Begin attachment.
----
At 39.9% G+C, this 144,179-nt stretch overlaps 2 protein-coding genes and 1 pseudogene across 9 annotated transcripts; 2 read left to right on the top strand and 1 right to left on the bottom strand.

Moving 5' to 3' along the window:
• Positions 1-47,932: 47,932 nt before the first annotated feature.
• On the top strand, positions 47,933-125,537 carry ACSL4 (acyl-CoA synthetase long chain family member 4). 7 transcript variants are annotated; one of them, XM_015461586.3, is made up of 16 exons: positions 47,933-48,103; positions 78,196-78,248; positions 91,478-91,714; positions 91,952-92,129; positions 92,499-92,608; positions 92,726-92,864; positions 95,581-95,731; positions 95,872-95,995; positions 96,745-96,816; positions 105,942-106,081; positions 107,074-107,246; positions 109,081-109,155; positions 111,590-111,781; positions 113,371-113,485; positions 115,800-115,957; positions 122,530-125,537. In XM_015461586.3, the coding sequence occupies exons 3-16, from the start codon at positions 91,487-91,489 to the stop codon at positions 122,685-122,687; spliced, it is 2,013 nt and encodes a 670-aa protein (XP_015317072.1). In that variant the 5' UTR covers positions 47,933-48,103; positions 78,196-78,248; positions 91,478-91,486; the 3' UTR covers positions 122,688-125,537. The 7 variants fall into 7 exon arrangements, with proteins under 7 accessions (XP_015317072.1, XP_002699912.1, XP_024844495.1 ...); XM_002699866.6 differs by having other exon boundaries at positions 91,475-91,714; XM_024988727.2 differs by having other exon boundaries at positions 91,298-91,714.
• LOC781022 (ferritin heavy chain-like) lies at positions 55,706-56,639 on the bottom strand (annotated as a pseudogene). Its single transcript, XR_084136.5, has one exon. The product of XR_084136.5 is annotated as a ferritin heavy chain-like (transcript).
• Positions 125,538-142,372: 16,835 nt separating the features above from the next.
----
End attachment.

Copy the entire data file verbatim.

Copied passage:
At 39.9% G+C, this 144,179-nt stretch overlaps 2 protein-coding genes and 1 pseudogene across 9 annotated transcripts; 2 read left to right on the top strand and 1 right to left on the bottom strand.

Moving 5' to 3' along the window:
• Positions 1-47,932: 47,932 nt before the first annotated feature.
• On the top strand, positions 47,933-125,537 carry ACSL4 (acyl-CoA synthetase long chain family member 4). 7 transcript variants are annotated; one of them, XM_015461586.3, is made up of 16 exons: positions 47,933-48,103; positions 78,196-78,248; positions 91,478-91,714; positions 91,952-92,129; positions 92,499-92,608; positions 92,726-92,864; positions 95,581-95,731; positions 95,872-95,995; positions 96,745-96,816; positions 105,942-106,081; positions 107,074-107,246; positions 109,081-109,155; positions 111,590-111,781; positions 113,371-113,485; positions 115,800-115,957; positions 122,530-125,537. In XM_015461586.3, the coding sequence occupies exons 3-16, from the start codon at positions 91,487-91,489 to the stop codon at positions 122,685-122,687; spliced, it is 2,013 nt and encodes a 670-aa protein (XP_015317072.1). In that variant the 5' UTR covers positions 47,933-48,103; positions 78,196-78,248; positions 91,478-91,486; the 3' UTR covers positions 122,688-125,537. The 7 variants fall into 7 exon arrangements, with proteins under 7 accessions (XP_015317072.1, XP_002699912.1, XP_024844495.1 ...); XM_002699866.6 differs by having other exon boundaries at positions 91,475-91,714; XM_024988727.2 differs by having other exon boundaries at positions 91,298-91,714.
• LOC781022 (ferritin heavy chain-like) lies at positions 55,706-56,639 on the bottom strand (annotated as a pseudogene). Its single transcript, XR_084136.5, has one exon. The product of XR_084136.5 is annotated as a ferritin heavy chain-like (transcript).
• Positions 125,538-142,372: 16,835 nt separating the features above from the next.